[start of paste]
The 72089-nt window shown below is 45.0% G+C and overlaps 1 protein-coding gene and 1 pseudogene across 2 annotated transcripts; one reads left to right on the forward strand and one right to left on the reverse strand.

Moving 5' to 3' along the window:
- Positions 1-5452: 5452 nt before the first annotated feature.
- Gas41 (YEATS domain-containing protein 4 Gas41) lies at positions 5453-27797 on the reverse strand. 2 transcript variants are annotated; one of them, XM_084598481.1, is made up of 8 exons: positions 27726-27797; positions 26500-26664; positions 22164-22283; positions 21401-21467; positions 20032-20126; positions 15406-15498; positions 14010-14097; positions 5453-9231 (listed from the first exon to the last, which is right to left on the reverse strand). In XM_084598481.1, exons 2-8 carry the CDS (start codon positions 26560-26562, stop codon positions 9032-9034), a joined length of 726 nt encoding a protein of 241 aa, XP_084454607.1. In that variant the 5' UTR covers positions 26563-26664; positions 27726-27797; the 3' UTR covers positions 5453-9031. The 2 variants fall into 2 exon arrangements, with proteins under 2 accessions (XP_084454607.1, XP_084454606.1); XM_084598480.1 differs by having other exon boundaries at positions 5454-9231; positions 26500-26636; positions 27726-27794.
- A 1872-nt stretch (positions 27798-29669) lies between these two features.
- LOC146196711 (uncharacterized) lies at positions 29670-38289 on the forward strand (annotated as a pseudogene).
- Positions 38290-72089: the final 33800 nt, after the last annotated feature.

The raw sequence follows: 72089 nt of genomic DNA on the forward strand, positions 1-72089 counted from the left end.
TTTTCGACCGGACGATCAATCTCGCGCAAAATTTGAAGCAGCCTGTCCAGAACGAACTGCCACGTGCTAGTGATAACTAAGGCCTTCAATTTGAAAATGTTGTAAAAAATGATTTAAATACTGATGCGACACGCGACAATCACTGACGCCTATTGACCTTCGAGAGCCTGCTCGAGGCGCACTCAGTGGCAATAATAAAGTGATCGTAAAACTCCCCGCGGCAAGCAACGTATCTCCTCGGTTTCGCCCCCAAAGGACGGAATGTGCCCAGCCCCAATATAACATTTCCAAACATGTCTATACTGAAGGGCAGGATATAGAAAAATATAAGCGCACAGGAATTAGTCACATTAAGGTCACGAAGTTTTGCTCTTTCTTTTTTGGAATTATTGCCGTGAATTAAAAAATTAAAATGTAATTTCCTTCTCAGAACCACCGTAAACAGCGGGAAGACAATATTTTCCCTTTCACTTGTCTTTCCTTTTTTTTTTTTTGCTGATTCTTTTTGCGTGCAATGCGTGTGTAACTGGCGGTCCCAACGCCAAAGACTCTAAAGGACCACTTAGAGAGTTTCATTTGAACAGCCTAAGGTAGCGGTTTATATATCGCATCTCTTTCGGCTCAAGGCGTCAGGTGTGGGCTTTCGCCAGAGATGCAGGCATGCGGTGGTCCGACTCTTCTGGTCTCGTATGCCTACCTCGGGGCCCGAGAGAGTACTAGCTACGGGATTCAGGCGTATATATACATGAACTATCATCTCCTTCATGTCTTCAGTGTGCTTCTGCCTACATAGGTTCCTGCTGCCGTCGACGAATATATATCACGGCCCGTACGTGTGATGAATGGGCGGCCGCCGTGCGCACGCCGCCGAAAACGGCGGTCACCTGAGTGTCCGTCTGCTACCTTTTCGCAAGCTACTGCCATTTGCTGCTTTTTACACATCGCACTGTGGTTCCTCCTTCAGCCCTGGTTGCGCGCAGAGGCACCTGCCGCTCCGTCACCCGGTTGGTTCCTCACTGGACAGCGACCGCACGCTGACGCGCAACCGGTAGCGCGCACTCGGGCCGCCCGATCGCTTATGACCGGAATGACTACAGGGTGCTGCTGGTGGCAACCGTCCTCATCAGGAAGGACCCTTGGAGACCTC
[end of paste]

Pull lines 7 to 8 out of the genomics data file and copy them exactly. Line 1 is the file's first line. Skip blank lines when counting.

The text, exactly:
- Positions 38290-72089: the final 33800 nt, after the last annotated feature.

The raw sequence follows: 72089 nt of genomic DNA on the forward strand, positions 1-72089 counted from the left end.